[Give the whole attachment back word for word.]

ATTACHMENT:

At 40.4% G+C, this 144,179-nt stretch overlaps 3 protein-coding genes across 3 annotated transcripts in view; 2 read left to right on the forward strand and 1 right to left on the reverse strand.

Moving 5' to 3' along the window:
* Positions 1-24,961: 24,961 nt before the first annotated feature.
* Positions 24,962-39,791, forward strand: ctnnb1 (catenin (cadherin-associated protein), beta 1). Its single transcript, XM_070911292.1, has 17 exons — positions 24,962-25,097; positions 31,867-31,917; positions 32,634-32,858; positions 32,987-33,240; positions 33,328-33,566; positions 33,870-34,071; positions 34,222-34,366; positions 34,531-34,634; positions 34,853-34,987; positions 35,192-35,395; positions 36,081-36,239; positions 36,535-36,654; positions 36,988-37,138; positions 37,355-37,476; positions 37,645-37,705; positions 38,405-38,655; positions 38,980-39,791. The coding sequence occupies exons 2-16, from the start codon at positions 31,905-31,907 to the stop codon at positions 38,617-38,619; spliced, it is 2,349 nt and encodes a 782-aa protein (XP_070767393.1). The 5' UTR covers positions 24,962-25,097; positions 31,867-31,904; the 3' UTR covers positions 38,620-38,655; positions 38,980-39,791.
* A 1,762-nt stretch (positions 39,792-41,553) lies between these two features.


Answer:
At 40.4% G+C, this 144,179-nt stretch overlaps 3 protein-coding genes across 3 annotated transcripts in view; 2 read left to right on the forward strand and 1 right to left on the reverse strand.

Moving 5' to 3' along the window:
* Positions 1-24,961: 24,961 nt before the first annotated feature.
* Positions 24,962-39,791, forward strand: ctnnb1 (catenin (cadherin-associated protein), beta 1). Its single transcript, XM_070911292.1, has 17 exons — positions 24,962-25,097; positions 31,867-31,917; positions 32,634-32,858; positions 32,987-33,240; positions 33,328-33,566; positions 33,870-34,071; positions 34,222-34,366; positions 34,531-34,634; positions 34,853-34,987; positions 35,192-35,395; positions 36,081-36,239; positions 36,535-36,654; positions 36,988-37,138; positions 37,355-37,476; positions 37,645-37,705; positions 38,405-38,655; positions 38,980-39,791. The coding sequence occupies exons 2-16, from the start codon at positions 31,905-31,907 to the stop codon at positions 38,617-38,619; spliced, it is 2,349 nt and encodes a 782-aa protein (XP_070767393.1). The 5' UTR covers positions 24,962-25,097; positions 31,867-31,904; the 3' UTR covers positions 38,620-38,655; positions 38,980-39,791.
* A 1,762-nt stretch (positions 39,792-41,553) lies between these two features.